In The News for Nov. 17

In The News is a roundup of stories from The Canadian Press designed to kickstart

In The News is a roundup of stories from The Canadian Press designed to kickstart your day. Here is what’s on the radar of our editors for the morning of Nov. 17 …

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© Provided by The Canadian Press

What we are watching in Canada …

Canada has reached a troubling milestone, surpassing 300,000 total COVID-19 cases since the pandemic began 

Health experts are alarmed — but not surprised — by the rapid growth we’ve seen over the last few weeks.

The marker comes less than a month after the country reached 200,000 overall cases on Oct. 19. It took about four months for Canada to leap from 100,000 to 200,000, suggesting that even as some cases are being resolved, the spread is quickening.

Caroline Colijn, an infectious disease modeller and epidemiologist with Simon Fraser University, says the growth trajectory is worrying.

“We’ve seen this with Europe and the U.K. and U.S., and now across Canada — the pattern is very consistent,” she says.

“This is something that can overwhelm the health-care systems in western democracies. And it can do it very rapidly.”

Colijn projects Canada will reach the 400,000 total case milestone by early December, if the current trajectory holds up.

Also this …

A new poll suggests that the proportion of Canadians planning to get vaccinated for COVID-19 is on the rise after some encouraging initial results from Pfizer’s vaccine trial.

The survey by Léger and the Association for Canadian Studies found that 69 per cent of respondents plan to get inoculated against the novel coronavirus once Health Canada approves a vaccine that is free and broadly available, a jump from the 63 per cent who said they would take up such an offer one month ago.

Still, about one in five respondents said they do not intend to receive doses of the Pfizer vaccine in particular if it’s ready in the spring, despite early results that suggest a 90 per cent effectiveness rate.

The online poll, conducted Nov. 13 to 15, surveyed 1,522 Canadians, and cannot be assigned a margin of error because internet-based polls are not considered random samples.

And …

So far this year, there have been just 17 confirmed cases of the flu in Canada, even though we’re testing twice as many people as usual.

At this point during last year’s flu season, Canada had already recorded 711 positive cases of influenza.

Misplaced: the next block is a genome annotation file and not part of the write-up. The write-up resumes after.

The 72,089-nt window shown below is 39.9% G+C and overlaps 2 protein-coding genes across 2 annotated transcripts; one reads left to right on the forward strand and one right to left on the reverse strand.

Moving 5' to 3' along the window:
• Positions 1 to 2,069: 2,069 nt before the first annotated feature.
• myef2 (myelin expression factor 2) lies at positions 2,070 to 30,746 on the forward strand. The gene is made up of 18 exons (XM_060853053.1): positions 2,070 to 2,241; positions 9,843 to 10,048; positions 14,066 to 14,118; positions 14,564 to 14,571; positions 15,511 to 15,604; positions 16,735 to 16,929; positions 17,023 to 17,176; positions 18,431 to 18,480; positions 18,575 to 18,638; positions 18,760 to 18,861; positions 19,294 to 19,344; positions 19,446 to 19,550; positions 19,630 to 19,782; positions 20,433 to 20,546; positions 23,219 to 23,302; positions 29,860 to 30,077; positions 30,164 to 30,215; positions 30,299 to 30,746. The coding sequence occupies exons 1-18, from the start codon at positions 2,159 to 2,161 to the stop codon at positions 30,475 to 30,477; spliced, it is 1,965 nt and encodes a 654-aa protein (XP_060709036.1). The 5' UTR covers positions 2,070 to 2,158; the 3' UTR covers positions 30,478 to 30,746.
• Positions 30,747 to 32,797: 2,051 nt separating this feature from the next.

Dr. Gerald Evans, the chair of infectious disease in the department of medicine at Queen’s University, says all the handwashing, physical distancing and mask-wearing we are doing to prevent COVID-19 is also helping keep the flu at bay.

In 2019, there were 60 people hospitalized with the flu in the first week of November, but this year provinces and territories haven’t reported a single flu-related admission.

What we are watching in the U.S. …

Now that he’s the president-elect, Joe Biden is doubling down on his promise that economic recovery efforts in the United States will remain a made-in-America endeavour. 

Biden, who was vice-president when Canada last confronted a Democrat’s protectionist Buy American provisions, pared the commitment down to a simple sound bite Monday during a speech from his base of operations in Delaware.

“From autos to our stockpiles, we’re going to buy American,” Biden said. 

“No government contracts will be given to companies that don’t make their products here in America.”

It was a succinct and unmistakable distillation of the Buy American plan Biden laid out during the election campaign, which includes a specialized “Made in America” office within the White House to enforce and oversee the measures. 

It took Canada nearly a year to negotiate waivers to similar rules in 2010 when Barack Obama’s administration was preparing to spend more than $800 billion to bounce back from the Great Recession. 

On this day in 2000 …

A teenaged boy who fatally shot one student and wounded another at W. R. Myer High School in Taber, Alta., on April 28, 1999, was sentenced to three years in prison.

In entertainment …

Two quintessential heartthrobs of Canadian pop music are joining forces for their first duet.

Shawn Mendes and Justin Bieber took to social media with plans to unleash their song collaboration “Monster.”

It’s the first time the Pickering, Ont.-raised Mendes, 22, has released a song with his contemporary, but the two have plenty in common.

Bieber, 26, grew up a few hours away from Mendes’ family. 

He was born in London, Ont., and raised in Stratford, where he became a local celebrity and eventually an international star through YouTube in the late aughts.

Several years later, Mendes built his own name on the now-defunct social platform Vine after a 2013 video of him covering Bieber’s “As Long As You Love Me” went viral.

They both saw meteoric rises to global fame in their adolescent years, fuelled by international pop hits and ardent fan bases.


Super Bowl champion Laurent Duvernay-Tardif says he is honoured to have his medical scrubs and lab coat on display at the Pro Football Hall of Fame.

The Kansas City Chiefs offensive lineman and medical school graduate opted out of the 2020 National Football League season to help on the front lines during the COVID-19 pandemic.

Duvernay-Tardif, from Mont-Saint-Hilaire, Que., worked in a long-term care home an hour from Montreal.

The Hall of Fame in Canton, Ohio, tweeted a photo of the display to Duvernay-Tardif on Saturday. 

It shows a mannequin in a face mask, medical visor and grey scrubs emblazoned with “Dr. Duvernay-Tardif” and the Chiefs logo, as well as a white lab coat on another stand.

This report by The Canadian Press was first published Nov. 17, 2020

The Canadian Press

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